11 Black Athletes Who Made Winter Olympic History

by Katie Mitchell
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This year, the Olympic Winter 2018 Games in PyeongChang, South Korea, coincide with Black History Month in the United States, a month-long celebration where the successes of Black people are lifted up for the world to see. With the Games in full swing, the public has been introduced to some incredible Black athletes who continue to make history. Black Olympic athletes come from a long line of pioneers who made it possible for them to compete and win at the Olympics. And even though the Olympic Games have been around for centuries, there are still Black athletes who become the first to compete in their sport at the Olympics.

The first modern Winter Olympic Games took place in 1924, in Chamonix, in the French Alps, according to Back then, only around 250 athletes participated in the Games, which only offered nine sports in total, according to The Washington Post. The only sport women could participate in back then was figure skating, but the games have changed drastically since then: around 3,000 athletes will participate in 15 sports across 102 events, according to the Mirror.

Ahead, check out some history-making Black athletes who have competed at the Olympics. You'll see some familiar faces and learn about some you've never heard of until now. These athletes are a cool example of how diverse Black history truly is.


Debi Thomas

In 1988, Debi Thomas became the first Black American to earn a medal at the Winter Olympics, according to HuffPost. She trained, competed, and placed all while being a student at Stanford University.


Erin Jackson

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Most athletes spend their entire lives training for the Olympics, but Erin Jackson qualified for the 2018 Winter Olympics after learning how to speed skate just four months prior, according to the NBC Olympics site. She is the first Black woman to be on the U.S. long-track team.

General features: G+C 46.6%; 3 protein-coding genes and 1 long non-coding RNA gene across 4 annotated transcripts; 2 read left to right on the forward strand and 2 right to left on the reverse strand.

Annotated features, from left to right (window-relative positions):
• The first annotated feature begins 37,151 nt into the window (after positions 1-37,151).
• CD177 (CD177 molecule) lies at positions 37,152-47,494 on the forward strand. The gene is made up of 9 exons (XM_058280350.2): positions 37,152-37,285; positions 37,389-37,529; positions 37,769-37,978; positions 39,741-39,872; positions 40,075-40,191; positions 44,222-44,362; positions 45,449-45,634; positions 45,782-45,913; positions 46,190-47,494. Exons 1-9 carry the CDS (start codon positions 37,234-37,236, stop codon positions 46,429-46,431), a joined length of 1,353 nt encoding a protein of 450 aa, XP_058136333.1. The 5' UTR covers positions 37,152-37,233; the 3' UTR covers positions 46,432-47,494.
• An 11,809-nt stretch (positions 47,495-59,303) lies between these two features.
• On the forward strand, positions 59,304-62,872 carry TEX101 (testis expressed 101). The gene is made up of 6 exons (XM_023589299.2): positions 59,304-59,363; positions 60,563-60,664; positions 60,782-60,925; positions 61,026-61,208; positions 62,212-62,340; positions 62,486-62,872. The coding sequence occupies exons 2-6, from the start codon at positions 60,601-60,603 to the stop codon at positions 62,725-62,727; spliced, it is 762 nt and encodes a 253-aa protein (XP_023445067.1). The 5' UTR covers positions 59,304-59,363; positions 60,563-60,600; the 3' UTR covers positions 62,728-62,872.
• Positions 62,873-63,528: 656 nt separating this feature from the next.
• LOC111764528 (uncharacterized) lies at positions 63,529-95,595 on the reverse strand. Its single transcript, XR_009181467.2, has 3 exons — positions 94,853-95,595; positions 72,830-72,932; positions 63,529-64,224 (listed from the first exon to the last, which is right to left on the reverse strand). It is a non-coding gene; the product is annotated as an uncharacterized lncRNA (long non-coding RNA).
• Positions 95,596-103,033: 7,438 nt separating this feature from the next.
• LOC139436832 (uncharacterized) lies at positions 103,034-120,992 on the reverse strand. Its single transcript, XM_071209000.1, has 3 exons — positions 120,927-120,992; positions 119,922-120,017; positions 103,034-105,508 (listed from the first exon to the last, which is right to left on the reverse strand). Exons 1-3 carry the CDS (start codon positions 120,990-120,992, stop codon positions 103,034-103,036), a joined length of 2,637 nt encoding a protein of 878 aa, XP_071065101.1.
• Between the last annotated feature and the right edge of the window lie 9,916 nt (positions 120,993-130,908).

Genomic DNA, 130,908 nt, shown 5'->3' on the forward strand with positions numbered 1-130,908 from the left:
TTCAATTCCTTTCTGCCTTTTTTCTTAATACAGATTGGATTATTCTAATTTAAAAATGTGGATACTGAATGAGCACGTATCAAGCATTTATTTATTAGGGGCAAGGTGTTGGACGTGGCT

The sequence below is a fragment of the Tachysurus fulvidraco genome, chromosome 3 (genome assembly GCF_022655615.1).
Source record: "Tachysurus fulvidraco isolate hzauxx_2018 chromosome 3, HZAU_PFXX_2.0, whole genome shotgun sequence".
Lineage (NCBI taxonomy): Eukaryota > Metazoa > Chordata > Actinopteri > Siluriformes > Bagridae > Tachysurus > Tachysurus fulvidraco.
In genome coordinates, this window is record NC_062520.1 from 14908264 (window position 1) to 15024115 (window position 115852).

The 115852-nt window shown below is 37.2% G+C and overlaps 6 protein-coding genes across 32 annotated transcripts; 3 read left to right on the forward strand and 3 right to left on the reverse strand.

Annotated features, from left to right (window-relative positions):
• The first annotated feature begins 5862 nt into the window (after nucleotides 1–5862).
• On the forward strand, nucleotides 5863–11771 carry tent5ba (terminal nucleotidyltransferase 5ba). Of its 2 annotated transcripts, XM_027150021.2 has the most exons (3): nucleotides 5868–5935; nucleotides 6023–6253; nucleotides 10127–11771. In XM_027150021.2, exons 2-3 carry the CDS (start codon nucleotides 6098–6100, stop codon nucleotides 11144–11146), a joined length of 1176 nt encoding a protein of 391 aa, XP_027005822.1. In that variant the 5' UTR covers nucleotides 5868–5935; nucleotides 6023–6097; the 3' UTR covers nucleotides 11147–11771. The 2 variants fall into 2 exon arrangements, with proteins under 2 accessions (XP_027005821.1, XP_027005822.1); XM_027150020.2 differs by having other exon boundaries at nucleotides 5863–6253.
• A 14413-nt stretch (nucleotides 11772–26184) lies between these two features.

Shani Davis

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Shani Davis is one of the most decorated long track speedskaters, with four Olympic medals under his belt, according to the Chicago Tribune. Davis is featured in the Smithsonian’s National Museum of African American History as a legendary athlete.


Jordan Greenway

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Jordan Greenway is the first African-American player to represent the U.S. Hockey Team at the Olympics, according to ESPN.


Jarome Iginla

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Jarome Iginla became the first Black male athlete to earn a gold medal during the Winter Olympics in 2002, where he played for Canada, according to Complex. The hockey player scored two goals against the U.S. hockey team.


Vonetta Flowers

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Vonetta Flowers became the first Black Olympian to win a gold medal in bobsledding during the Winter Olympics in 2002, according to the Women's Sports Foundation.


Simidele Adeagbo

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Simidele Adeagbo is a member of Nigeria's first Winter Olympics team, and she's the first Nigerian to compete in skeleton, a sliding sport in which a person rides a small sled down an icy track while lying face down, according to TIME.


Akwasi Frimpong

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Akwasi Frimpong is Ghana's second athlete to ever compete in the Winter Olympics, and he's the first to represent the country in skeleton, according to Reuters.


Sabrina Simader

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Sabrina Simander of Kenya is the first person from her country to compete in alpine skiing, according to the official PyeongChang site. She's also the only athlete representing Kenya at the 2018 Winter Olympic Games.


Elana Meyers Taylor

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Elana Meyers Taylor is the first woman to drive a four-man bobsled, and she's the only woman to represent the United States three times in bobsledding at the Winter Games, according to TIME.


Maame Biney

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Maame Biney is an 18-year-old originally from Ghana. She’s the first black woman to make the Olympic speedskating team, according to HuffPost and only the second African-born athlete to represent the U.S. in the Winter Olympics, according to NBC.

As you watch the remaining Olympic events, keep in mind that you're literally watching Black History in the making. Knowing that may inspire you to cheer for your favorite athletes a little harder.